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Best Graphics Cards for Gaming at 1080p: October 2019

Although higher resolutions like 1440p and 4K have started to gain popularity, 1080p is still the resolution of the populace. PC titles generally use the 1080p performance to gauge the recommended specifications. As such, we have prepared a comprehensive list for graphics cards for gaming at 1080p from 60 frames all the way to 200+ frames.

Best Graphics Card for 1080p Gaming: NVIDIA GTX 1660

The NVIDIA GTX 1660 is currently the best GPU for gaming at 1080p. It can easily run most modern titles at 60 frames on ultra settings. Even in demanding games like Metro Exodus or AC: Odyssey it can hold its own at the highest quality preset. While the GeForce GTX 1660 Ti offers better performance, spending north of 25K on a 1080p rig isn’t recommended. Be it high FPS eSports titles or picturesque RPGs, the GeForce GTX 1660 is the ideal option. Although considering that the Super variant is just a few days away it would be wise to wait.

Best Budget Graphics Card for 1080p: AMD Radeon RX 570

The AMD Radeon RX 570 is currently in quite an awkward position and you can generally find it cheaper as compared to NVIDIA’s GTX 1650. Compared to the latter, it is about 15% faster and in some games like Warhammer Vermintide 2 or The Witcher 3, the difference can be up to 20 frames. While it does have a higher power rating and is louder, it is the better (and cheaper) option. If you want a graphics card with a smaller form factor and lower power rating then going for the NVIDIA GTX 1650 (Link) is justified.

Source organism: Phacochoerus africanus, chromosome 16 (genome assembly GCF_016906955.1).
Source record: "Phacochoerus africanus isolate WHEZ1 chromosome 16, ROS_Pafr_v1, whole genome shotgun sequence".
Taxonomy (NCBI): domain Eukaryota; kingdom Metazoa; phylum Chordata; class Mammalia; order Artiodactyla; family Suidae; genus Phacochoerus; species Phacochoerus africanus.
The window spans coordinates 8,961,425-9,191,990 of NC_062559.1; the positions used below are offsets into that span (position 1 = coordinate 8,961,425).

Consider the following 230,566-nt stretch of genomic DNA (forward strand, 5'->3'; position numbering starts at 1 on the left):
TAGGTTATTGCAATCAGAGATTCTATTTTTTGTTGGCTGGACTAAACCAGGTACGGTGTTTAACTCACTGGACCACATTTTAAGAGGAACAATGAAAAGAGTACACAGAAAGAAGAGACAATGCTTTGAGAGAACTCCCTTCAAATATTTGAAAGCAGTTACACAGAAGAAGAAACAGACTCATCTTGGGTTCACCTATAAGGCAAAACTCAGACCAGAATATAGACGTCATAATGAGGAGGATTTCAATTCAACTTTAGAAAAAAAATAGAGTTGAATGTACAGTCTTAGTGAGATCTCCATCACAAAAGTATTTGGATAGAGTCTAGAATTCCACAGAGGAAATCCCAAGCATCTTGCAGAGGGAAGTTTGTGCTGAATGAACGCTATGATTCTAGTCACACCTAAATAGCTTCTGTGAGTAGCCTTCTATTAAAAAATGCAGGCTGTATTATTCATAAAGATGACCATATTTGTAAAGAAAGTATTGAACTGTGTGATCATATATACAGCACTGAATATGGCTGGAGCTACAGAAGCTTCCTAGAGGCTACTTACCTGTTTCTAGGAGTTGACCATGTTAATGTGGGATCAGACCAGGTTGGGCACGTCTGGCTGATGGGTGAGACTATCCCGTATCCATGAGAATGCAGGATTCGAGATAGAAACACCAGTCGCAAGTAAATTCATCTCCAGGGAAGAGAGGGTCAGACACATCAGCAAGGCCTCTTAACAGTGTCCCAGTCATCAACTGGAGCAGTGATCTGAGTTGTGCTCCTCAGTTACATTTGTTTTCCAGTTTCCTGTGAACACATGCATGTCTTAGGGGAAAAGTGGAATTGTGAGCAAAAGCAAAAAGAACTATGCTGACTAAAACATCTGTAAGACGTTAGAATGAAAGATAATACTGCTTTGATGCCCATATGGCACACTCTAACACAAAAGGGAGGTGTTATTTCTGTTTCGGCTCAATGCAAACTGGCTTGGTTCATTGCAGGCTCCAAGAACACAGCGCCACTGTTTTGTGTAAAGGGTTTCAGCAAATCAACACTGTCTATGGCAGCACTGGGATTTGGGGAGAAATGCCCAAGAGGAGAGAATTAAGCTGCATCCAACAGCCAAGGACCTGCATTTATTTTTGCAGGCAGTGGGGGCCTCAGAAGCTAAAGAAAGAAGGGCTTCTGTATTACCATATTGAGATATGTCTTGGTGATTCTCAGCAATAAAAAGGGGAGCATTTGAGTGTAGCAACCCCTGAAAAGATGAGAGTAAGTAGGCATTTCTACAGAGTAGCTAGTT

Best Graphics Card for Gaming at 1080p 120+ Frames: NVIDIA GeForce RTX 2060

  • Price: Rs. 25,999 (Link)
  • Cores: 1920
  • Boost Clock: 1710 MHz
  • Memory: 6GB

The GeForce RTX 2060 is the entry-level RTX card from NVIDIA. Although we’re not focusing on ray-tracing performance here, the RTX 2060 does well at 1080p 120Hz. You can expect well over 150 FPS in shooters and faced paced Battle Royale titles that require quick reflexes.

Areej

Computer Engineering dropout (3 years), writer, journalist, and amateur poet. I started Techquila while in college to address my hardware passion. Although largely successful, it suffered from many internal weaknesses. Left and now working on Hardware Times, a site purely dedicated to. Processor architectures and in-depth benchmarks. That's what we do here at Hardware Times!

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